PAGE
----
Virginia Institute of Marine Science
This study uses a neural network model trained with in situ data, combined with satellite data and hydrodynamic model products, to compute the daily estuarine export of dissolved organic carbon (DOC) at the mouths of Chesapeake Bay (CB) and Delaware Bay (DB) from 2007 to 2011. Both bays show large ﬂux variability with highest ﬂuxes in spring and lowest in fall as well as interannual ﬂux variability (0.18 and 0.27 Tg C/year in 2008 and 2010 for CB; 0.04 and 0.09 Tg C/year in 2008 and 2011 for DB). Based on previous estimates of total organic carbon (TOCexp) exported by all Mid‐Atlantic Bight estuaries (1.2 Tg C/year), the DOC export (CB + DB) of 0.3 Tg C/year estimated here corresponds to 25% of the TOCexp. Spatial and temporal covariations of velocity and DOC concentration provide contributions to the ﬂux, with larger spatial inﬂuence. Differences in the discharge of fresh water into the bays (74 billion m3/year for CB and 21 billion m3/year for DB) and their geomorphologies are major drivers of the differences in DOC ﬂuxes for these two systems. Terrestrial DOC inputs are similar to the export of DOC at the bay mouths at annual and longer time scales but diverge signiﬁcantly at shorter time scales (days to months). Future efforts will expand to the Mid‐Atlantic Bight and Gulf of Maine, and its major rivers and estuaries, in combination with coupled terrestrial‐estuarine‐ocean biogeochemical models that include effects of climate change, such as warming and CO2 increase.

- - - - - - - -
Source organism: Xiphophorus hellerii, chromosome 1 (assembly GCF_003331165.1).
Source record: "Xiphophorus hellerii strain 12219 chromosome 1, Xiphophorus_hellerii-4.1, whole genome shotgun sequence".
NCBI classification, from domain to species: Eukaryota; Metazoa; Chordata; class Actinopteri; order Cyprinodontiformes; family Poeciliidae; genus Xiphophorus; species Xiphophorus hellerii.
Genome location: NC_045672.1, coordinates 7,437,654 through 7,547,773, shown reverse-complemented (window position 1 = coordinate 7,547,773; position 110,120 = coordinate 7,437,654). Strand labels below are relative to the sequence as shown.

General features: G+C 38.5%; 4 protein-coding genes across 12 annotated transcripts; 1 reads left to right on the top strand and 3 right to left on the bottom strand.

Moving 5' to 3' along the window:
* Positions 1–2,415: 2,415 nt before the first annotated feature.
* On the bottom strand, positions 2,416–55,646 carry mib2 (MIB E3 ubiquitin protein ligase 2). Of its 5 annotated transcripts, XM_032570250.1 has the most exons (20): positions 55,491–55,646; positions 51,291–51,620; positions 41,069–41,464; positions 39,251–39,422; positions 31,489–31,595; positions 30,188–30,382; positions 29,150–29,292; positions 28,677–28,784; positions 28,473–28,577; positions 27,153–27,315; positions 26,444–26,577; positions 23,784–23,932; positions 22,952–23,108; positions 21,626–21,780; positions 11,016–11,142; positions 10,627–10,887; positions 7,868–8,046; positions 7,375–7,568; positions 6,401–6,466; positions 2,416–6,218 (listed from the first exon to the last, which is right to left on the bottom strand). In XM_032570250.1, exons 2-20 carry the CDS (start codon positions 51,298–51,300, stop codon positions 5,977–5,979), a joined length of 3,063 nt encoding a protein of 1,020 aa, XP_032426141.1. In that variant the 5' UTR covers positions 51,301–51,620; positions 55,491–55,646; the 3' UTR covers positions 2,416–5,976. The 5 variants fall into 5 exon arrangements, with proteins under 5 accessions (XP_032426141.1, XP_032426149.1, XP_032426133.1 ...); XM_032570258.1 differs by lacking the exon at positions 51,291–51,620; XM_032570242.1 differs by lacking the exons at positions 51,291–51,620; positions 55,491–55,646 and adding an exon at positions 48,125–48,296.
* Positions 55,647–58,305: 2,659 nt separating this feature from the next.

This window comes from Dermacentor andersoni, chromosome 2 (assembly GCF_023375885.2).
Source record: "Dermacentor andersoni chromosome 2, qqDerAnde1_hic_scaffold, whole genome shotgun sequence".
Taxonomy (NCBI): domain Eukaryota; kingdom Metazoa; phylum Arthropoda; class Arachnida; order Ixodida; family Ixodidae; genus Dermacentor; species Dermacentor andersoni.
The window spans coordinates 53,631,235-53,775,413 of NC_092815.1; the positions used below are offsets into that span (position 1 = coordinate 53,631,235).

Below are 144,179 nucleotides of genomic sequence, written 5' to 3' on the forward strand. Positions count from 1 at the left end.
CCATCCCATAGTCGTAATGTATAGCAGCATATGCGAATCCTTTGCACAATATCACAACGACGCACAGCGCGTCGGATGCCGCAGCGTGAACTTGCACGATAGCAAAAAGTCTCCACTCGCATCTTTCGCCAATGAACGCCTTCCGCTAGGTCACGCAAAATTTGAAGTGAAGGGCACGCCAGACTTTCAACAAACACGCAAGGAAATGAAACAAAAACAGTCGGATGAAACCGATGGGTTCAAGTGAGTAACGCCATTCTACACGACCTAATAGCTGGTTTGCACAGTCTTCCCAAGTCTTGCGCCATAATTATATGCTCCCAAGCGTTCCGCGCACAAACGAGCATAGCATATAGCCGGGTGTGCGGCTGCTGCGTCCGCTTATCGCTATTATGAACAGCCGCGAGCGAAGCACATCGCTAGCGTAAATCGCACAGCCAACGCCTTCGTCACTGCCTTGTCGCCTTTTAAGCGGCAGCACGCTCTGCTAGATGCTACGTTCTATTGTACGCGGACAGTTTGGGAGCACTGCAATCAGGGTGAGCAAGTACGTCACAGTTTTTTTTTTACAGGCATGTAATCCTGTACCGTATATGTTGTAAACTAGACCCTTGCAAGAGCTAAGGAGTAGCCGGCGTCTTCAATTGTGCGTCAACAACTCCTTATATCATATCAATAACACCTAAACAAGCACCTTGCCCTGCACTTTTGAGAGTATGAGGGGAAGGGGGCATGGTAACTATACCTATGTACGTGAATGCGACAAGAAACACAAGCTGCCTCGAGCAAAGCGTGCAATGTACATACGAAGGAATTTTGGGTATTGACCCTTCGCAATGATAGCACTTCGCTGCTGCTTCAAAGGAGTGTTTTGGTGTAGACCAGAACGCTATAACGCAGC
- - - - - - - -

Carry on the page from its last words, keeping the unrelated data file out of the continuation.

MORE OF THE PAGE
Signorini, SR; Mannino, A; Friedrichs, Marjorie A.M.; St-Laurent, Pierre; al, et; Da, F; and al, et, Estuarine Dissolved Organic Carbon Flux From Space: With Application to Chesapeake and Delaware Bays (2019). JGR Oceans.